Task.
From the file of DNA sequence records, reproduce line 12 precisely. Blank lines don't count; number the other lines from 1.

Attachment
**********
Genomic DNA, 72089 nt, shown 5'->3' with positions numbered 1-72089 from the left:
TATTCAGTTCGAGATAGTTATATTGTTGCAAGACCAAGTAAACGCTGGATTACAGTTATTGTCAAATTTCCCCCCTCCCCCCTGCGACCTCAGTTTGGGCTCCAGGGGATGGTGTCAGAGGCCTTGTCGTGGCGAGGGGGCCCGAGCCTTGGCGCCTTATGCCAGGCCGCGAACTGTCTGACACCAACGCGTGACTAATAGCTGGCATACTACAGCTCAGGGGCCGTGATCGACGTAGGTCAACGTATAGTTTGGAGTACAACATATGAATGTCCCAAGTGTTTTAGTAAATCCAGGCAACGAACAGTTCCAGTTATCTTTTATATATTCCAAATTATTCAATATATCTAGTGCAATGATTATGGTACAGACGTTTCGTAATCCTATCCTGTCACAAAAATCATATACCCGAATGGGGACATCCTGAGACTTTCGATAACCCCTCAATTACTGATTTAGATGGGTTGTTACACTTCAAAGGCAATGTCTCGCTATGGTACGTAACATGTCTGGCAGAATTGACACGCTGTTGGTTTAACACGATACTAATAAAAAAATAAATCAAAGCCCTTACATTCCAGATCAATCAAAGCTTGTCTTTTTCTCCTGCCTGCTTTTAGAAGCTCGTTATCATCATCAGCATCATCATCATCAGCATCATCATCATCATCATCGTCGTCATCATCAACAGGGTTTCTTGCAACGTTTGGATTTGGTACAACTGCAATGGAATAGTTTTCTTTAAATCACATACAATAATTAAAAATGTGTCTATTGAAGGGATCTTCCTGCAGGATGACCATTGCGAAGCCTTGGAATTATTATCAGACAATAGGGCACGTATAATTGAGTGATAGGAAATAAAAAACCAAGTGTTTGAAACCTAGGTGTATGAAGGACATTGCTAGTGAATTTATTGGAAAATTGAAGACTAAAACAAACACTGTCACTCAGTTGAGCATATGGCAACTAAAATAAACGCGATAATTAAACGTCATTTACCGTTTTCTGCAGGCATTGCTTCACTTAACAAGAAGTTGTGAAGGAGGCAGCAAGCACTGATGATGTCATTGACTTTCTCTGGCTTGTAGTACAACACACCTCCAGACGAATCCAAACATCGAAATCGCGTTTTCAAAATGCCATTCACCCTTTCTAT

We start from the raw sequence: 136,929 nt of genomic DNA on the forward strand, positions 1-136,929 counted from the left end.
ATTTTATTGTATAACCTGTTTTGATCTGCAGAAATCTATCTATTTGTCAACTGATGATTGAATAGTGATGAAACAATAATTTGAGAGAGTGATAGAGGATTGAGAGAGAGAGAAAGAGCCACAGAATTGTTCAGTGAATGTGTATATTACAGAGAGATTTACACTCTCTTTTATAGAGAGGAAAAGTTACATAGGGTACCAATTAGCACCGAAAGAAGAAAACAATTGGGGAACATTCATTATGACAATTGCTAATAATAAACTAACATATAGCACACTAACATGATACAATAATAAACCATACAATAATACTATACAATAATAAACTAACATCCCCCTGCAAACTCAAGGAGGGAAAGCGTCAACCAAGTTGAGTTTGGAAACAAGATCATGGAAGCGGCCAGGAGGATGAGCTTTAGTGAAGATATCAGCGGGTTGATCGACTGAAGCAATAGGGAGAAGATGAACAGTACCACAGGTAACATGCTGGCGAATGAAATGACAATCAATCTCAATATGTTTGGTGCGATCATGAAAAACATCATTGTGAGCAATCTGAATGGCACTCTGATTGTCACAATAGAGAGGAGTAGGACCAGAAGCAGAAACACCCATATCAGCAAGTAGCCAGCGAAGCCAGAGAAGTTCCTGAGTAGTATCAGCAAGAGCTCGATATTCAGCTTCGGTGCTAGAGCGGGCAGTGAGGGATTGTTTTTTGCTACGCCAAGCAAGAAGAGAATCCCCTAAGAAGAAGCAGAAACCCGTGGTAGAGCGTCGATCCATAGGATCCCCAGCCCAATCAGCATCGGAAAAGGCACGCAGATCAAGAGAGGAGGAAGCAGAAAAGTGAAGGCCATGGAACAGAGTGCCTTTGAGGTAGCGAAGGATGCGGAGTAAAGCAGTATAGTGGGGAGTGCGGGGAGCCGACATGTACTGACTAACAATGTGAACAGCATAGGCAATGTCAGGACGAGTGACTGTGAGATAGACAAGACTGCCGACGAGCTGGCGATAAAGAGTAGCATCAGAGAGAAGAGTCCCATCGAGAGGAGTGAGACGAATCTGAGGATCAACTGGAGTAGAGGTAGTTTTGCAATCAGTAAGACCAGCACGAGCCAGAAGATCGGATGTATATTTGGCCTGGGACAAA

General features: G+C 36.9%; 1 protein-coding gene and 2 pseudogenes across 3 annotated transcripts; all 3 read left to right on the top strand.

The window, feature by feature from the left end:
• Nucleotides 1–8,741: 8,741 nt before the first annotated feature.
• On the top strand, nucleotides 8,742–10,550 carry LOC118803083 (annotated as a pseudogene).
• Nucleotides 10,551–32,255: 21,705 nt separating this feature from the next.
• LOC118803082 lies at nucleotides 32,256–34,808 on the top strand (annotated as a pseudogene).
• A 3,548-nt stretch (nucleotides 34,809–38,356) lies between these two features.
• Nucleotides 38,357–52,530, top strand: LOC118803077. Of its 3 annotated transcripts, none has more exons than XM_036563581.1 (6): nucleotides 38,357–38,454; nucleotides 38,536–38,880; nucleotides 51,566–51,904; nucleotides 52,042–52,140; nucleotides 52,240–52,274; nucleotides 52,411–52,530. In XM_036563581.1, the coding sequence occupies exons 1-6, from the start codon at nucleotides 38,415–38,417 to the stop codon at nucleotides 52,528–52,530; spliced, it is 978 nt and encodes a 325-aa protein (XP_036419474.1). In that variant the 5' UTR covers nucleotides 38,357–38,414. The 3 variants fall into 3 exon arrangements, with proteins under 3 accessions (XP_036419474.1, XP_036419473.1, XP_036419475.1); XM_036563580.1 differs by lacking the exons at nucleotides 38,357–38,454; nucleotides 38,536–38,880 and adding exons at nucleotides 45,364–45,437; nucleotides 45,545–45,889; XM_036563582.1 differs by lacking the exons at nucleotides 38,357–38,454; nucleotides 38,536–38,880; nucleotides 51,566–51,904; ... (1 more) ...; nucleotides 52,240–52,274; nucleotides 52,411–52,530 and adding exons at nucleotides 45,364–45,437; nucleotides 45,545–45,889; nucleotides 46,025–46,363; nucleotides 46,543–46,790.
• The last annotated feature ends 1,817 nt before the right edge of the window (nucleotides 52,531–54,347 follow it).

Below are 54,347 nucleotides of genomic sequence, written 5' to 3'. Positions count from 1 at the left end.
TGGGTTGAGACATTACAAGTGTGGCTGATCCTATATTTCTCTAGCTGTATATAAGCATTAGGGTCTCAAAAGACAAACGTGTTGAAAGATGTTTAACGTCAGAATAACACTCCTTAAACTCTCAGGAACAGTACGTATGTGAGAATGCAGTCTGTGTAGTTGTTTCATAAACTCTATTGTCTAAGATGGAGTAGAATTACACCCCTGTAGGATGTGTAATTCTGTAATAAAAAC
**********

• Nucleotides 38,357–52,530, top strand: LOC118803077. Of its 3 annotated transcripts, none has more exons than XM_036563581.1 (6): nucleotides 38,357–38,454; nucleotides 38,536–38,880; nucleotides 51,566–51,904; nucleotides 52,042–52,140; nucleotides 52,240–52,274; nucleotides 52,411–52,530. In XM_036563581.1, the coding sequence occupies exons 1-6, from the start codon at nucleotides 38,415–38,417 to the stop codon at nucleotides 52,528–52,530; spliced, it is 978 nt and encodes a 325-aa protein (XP_036419474.1). In that variant the 5' UTR covers nucleotides 38,357–38,414. The 3 variants fall into 3 exon arrangements, with proteins under 3 accessions (XP_036419474.1, XP_036419473.1, XP_036419475.1); XM_036563580.1 differs by lacking the exons at nucleotides 38,357–38,454; nucleotides 38,536–38,880 and adding exons at nucleotides 45,364–45,437; nucleotides 45,545–45,889; XM_036563582.1 differs by lacking the exons at nucleotides 38,357–38,454; nucleotides 38,536–38,880; nucleotides 51,566–51,904; ... (1 more) ...; nucleotides 52,240–52,274; nucleotides 52,411–52,530 and adding exons at nucleotides 45,364–45,437; nucleotides 45,545–45,889; nucleotides 46,025–46,363; nucleotides 46,543–46,790.